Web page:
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U.S. Renewable Energy Production Hits All-Time High in First Half 2021

Ken Bossong's picture
Executive Director SUN DAY Campaign

Executive Director of the SUN DAY Campaign since 1992

  • Member since 2003
  • 29 items added with 9,689 views
  • Sep 29, 2021
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Domestic production of renewable energy (i.e., biofuels, biomass, geothermal, hydropower, solar, wind) reached an all-time high in the first six months of this year, according to a SUN DAY Campaign analysis of new data released by the U.S. Energy Information Administration (EIA). 

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The latest issue of EIA's "Monthly Energy Review" report (with data through June 30, 2021) reveals that renewable sources accounted for 12.91% of the U.S. energy produced (and 12.71% of the energy consumed) for electricity, transportation, heating, and other uses. Renewable energy production during the first half of 2021 was 6.160 quadrillion Btu (quads) - 3.03% more than during the same period last year and 4.23% higher than in 2019.

 

A sharp drop in hydropower (down 12.59%) and smaller declines in geothermal (down 2.83%), and biomass (down 0.53%) were more than offset by growth in solar energy (up 24.02%), wind (up 9.96%), and biofuels (up 6.46%).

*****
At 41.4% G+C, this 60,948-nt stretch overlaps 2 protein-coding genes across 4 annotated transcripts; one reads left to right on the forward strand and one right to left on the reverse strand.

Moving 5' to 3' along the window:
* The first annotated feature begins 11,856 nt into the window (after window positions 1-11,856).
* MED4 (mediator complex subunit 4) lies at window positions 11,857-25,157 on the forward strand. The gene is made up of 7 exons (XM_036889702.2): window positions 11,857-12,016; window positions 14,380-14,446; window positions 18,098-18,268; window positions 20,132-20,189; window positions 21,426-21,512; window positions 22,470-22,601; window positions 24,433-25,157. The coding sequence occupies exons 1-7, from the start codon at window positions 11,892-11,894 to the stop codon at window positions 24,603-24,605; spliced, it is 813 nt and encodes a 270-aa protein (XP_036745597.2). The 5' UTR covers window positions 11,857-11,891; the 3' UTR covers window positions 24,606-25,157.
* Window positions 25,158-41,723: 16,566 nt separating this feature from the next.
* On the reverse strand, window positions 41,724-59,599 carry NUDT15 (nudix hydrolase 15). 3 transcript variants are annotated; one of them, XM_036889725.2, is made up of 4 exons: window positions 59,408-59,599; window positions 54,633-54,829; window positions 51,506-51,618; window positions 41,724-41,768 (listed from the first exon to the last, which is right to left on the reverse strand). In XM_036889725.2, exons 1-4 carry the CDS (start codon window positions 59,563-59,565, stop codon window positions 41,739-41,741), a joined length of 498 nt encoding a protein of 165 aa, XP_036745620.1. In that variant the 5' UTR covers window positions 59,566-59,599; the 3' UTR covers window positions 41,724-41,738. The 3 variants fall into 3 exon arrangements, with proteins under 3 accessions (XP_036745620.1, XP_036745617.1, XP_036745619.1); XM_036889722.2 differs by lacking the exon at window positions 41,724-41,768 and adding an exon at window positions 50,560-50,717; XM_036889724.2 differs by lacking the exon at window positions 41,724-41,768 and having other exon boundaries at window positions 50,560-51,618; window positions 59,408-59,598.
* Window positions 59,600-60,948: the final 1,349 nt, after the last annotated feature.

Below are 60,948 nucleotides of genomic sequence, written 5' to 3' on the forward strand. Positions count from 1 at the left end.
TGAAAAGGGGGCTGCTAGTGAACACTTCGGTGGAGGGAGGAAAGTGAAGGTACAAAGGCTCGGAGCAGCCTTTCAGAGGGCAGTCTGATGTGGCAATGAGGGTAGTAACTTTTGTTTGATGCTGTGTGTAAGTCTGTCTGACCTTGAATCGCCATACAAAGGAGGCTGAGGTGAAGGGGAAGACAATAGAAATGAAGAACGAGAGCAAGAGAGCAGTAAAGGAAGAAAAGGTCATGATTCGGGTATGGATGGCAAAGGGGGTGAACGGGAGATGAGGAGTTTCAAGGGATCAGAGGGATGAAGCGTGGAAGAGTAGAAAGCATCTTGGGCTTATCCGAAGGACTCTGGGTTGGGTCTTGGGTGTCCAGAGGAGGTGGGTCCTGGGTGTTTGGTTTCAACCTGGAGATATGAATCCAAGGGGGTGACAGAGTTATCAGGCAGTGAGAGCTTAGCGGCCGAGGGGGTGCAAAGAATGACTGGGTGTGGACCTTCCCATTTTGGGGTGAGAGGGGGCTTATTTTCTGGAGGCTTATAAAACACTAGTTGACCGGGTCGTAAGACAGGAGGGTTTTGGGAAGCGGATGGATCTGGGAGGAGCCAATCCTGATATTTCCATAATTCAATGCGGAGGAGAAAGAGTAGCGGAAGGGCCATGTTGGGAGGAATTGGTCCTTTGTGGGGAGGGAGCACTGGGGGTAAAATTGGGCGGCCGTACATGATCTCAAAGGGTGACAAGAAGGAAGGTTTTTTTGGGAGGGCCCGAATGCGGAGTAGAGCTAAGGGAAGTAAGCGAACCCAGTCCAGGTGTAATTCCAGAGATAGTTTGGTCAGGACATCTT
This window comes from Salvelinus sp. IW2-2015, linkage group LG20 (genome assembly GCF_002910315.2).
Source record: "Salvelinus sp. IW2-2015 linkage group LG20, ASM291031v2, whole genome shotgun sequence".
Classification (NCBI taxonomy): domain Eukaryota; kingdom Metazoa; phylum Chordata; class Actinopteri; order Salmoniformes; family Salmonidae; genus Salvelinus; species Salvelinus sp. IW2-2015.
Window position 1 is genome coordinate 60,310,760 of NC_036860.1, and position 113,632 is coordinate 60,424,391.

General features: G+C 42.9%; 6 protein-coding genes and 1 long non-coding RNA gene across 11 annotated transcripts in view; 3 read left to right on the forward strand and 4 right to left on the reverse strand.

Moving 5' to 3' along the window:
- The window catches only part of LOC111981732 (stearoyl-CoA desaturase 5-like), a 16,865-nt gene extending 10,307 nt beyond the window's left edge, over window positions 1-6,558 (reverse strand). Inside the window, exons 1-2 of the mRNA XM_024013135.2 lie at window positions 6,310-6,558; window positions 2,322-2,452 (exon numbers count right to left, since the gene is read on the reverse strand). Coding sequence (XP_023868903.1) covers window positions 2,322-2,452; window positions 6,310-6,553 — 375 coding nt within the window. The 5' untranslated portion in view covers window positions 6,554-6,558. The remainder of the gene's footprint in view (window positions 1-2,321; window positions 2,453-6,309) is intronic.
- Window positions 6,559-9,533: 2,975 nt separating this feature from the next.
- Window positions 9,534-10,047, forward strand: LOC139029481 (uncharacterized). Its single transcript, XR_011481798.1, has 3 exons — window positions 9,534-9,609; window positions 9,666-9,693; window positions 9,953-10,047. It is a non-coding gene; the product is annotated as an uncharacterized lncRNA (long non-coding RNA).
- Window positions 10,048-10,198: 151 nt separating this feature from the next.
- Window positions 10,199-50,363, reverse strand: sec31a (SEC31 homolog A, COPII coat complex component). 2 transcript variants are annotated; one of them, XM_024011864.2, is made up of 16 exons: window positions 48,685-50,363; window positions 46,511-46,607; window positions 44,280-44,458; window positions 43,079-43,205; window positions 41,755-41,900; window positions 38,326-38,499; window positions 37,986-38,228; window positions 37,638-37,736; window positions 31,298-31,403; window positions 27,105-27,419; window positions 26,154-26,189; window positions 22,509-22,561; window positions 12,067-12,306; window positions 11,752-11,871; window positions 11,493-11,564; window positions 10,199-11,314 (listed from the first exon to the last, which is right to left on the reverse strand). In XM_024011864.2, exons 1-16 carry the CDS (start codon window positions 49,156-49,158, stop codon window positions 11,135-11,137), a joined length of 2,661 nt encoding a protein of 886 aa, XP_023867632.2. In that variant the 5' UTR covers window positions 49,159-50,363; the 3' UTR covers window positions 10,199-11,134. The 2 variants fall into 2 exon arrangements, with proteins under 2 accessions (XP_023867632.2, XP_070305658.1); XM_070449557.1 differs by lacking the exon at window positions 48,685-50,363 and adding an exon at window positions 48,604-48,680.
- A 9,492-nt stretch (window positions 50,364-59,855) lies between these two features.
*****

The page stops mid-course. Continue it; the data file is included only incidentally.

Wind is now the largest single renewable energy source, accounting for 27.78% of total U.S. renewable energy output, followed by biomass (21.28%), hydropower (19.84%), biofuels (17.11%), solar (12.32%), and geothermal (1.67%).

 

By comparison, production by the nation’s nuclear power plants in 2021 dropped by 2.81% and 4.07% compared to 2020 and 2019 levels. As a consequence, energy provided by renewable sources thus far in 2021 exceeded nuclear generation by more than 50% (6.160 quads vs. 4.007 quads).

 

Meanwhile the energy supplied by the mix of fossil fuels - 37.550 quads - also declined by 1.67% and 5.57% respectively but still accounted for 78.69% of total domestic production and 78.83% of U.S. energy consumption. Fossil fuel consumption during the first half of 2021 actually increased by 6.50% compared to the same period in 2020 (including a 28.73% increase in coal) and is the primary reason why carbon dioxide (CO2) emissions from energy use also rose by 7.72%.

 

"The continued dominance of U.S. energy production and use by fossil fuels and the corresponding rise in CO2 emissions is alarming," noted the SUN DAY Campaign's executive director Ken Bossong. "Fortunately, renewable energy sources are slowly expanding their share of the energy market ... but must accelerate far more rapidly if we are to avoid the worst consequences of climate change."  

  

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SOURCES: The U.S. Energy Information Administration released its latest "Monthly Energy Review" on September 27, 2021. The data cited in this release can be found at, or extrapolated from, the following tables: 

Table 1.1 Primary Energy Overview:
https://www.eia.gov/totalenergy/data/monthly/pdf/sec1_3.pdf
Table 1.2 Primary Energy Production by Source: